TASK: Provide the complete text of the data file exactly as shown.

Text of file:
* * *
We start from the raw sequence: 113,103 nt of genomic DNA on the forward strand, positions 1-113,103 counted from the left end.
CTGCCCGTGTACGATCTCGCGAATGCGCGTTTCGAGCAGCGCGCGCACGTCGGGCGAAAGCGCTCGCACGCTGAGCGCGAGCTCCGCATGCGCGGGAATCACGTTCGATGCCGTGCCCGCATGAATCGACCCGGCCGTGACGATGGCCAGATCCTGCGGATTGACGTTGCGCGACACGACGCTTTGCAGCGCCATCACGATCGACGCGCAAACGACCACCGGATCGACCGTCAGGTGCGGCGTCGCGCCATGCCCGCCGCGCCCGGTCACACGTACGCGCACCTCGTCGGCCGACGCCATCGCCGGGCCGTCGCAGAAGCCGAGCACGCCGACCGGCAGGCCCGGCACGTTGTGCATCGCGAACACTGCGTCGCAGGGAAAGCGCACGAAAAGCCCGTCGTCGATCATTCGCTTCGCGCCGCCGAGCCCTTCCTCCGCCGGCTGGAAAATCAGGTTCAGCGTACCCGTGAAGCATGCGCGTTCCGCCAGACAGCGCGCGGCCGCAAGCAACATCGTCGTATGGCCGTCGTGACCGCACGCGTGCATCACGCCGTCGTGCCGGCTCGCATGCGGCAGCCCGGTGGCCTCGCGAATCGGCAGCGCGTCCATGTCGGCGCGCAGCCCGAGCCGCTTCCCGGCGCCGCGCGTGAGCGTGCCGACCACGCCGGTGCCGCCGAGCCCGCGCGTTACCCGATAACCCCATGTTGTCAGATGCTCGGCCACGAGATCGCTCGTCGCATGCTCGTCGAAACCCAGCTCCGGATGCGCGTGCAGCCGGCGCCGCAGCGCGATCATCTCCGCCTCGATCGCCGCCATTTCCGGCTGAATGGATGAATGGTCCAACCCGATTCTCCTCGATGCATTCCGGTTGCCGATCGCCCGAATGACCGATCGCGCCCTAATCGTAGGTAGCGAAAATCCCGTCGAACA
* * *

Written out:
We start from the raw sequence: 113,103 nt of genomic DNA on the forward strand, positions 1-113,103 counted from the left end.
CTGCCCGTGTACGATCTCGCGAATGCGCGTTTCGAGCAGCGCGCGCACGTCGGGCGAAAGCGCTCGCACGCTGAGCGCGAGCTCCGCATGCGCGGGAATCACGTTCGATGCCGTGCCCGCATGAATCGACCCGGCCGTGACGATGGCCAGATCCTGCGGATTGACGTTGCGCGACACGACGCTTTGCAGCGCCATCACGATCGACGCGCAAACGACCACCGGATCGACCGTCAGGTGCGGCGTCGCGCCATGCCCGCCGCGCCCGGTCACACGTACGCGCACCTCGTCGGCCGACGCCATCGCCGGGCCGTCGCAGAAGCCGAGCACGCCGACCGGCAGGCCCGGCACGTTGTGCATCGCGAACACTGCGTCGCAGGGAAAGCGCACGAAAAGCCCGTCGTCGATCATTCGCTTCGCGCCGCCGAGCCCTTCCTCCGCCGGCTGGAAAATCAGGTTCAGCGTACCCGTGAAGCATGCGCGTTCCGCCAGACAGCGCGCGGCCGCAAGCAACATCGTCGTATGGCCGTCGTGACCGCACGCGTGCATCACGCCGTCGTGCCGGCTCGCATGCGGCAGCCCGGTGGCCTCGCGAATCGGCAGCGCGTCCATGTCGGCGCGCAGCCCGAGCCGCTTCCCGGCGCCGCGCGTGAGCGTGCCGACCACGCCGGTGCCGCCGAGCCCGCGCGTTACCCGATAACCCCATGTTGTCAGATGCTCGGCCACGAGATCGCTCGTCGCATGCTCGTCGAAACCCAGCTCCGGATGCGCGTGCAGCCGGCGCCGCAGCGCGATCATCTCCGCCTCGATCGCCGCCATTTCCGGCTGAATGGATGAATGGTCCAACCCGATTCTCCTCGATGCATTCCGGTTGCCGATCGCCCGAATGACCGATCGCGCCCTAATCGTAGGTAGCGAAAATCCCGTCGAACA